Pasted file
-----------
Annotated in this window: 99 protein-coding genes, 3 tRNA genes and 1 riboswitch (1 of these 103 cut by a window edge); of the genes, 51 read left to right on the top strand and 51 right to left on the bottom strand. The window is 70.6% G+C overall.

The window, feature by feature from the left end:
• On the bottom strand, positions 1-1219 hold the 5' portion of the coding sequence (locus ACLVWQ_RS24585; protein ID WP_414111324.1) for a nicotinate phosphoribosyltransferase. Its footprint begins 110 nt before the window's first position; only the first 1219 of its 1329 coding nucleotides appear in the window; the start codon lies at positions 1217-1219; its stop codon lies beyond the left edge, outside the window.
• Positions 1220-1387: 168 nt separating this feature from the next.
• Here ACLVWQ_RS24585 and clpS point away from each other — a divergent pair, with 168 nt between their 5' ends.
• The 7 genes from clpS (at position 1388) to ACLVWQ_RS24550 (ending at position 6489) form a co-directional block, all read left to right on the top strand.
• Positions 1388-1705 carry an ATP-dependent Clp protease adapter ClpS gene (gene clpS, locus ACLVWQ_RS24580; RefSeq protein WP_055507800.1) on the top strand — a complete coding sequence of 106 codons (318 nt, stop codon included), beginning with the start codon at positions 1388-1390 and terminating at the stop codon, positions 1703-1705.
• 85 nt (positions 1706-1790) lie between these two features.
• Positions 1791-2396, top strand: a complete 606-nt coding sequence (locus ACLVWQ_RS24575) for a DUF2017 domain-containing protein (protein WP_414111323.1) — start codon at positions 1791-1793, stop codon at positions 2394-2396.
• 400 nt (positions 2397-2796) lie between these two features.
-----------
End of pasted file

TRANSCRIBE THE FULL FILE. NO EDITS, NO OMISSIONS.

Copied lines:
Annotated in this window: 99 protein-coding genes, 3 tRNA genes and 1 riboswitch (1 of these 103 cut by a window edge); of the genes, 51 read left to right on the top strand and 51 right to left on the bottom strand. The window is 70.6% G+C overall.

The window, feature by feature from the left end:
• On the bottom strand, positions 1-1219 hold the 5' portion of the coding sequence (locus ACLVWQ_RS24585; protein ID WP_414111324.1) for a nicotinate phosphoribosyltransferase. Its footprint begins 110 nt before the window's first position; only the first 1219 of its 1329 coding nucleotides appear in the window; the start codon lies at positions 1217-1219; its stop codon lies beyond the left edge, outside the window.
• Positions 1220-1387: 168 nt separating this feature from the next.
• Here ACLVWQ_RS24585 and clpS point away from each other — a divergent pair, with 168 nt between their 5' ends.
• The 7 genes from clpS (at position 1388) to ACLVWQ_RS24550 (ending at position 6489) form a co-directional block, all read left to right on the top strand.
• Positions 1388-1705 carry an ATP-dependent Clp protease adapter ClpS gene (gene clpS, locus ACLVWQ_RS24580; RefSeq protein WP_055507800.1) on the top strand — a complete coding sequence of 106 codons (318 nt, stop codon included), beginning with the start codon at positions 1388-1390 and terminating at the stop codon, positions 1703-1705.
• 85 nt (positions 1706-1790) lie between these two features.
• Positions 1791-2396, top strand: a complete 606-nt coding sequence (locus ACLVWQ_RS24575) for a DUF2017 domain-containing protein (protein WP_414111323.1) — start codon at positions 1791-1793, stop codon at positions 2394-2396.
• 400 nt (positions 2397-2796) lie between these two features.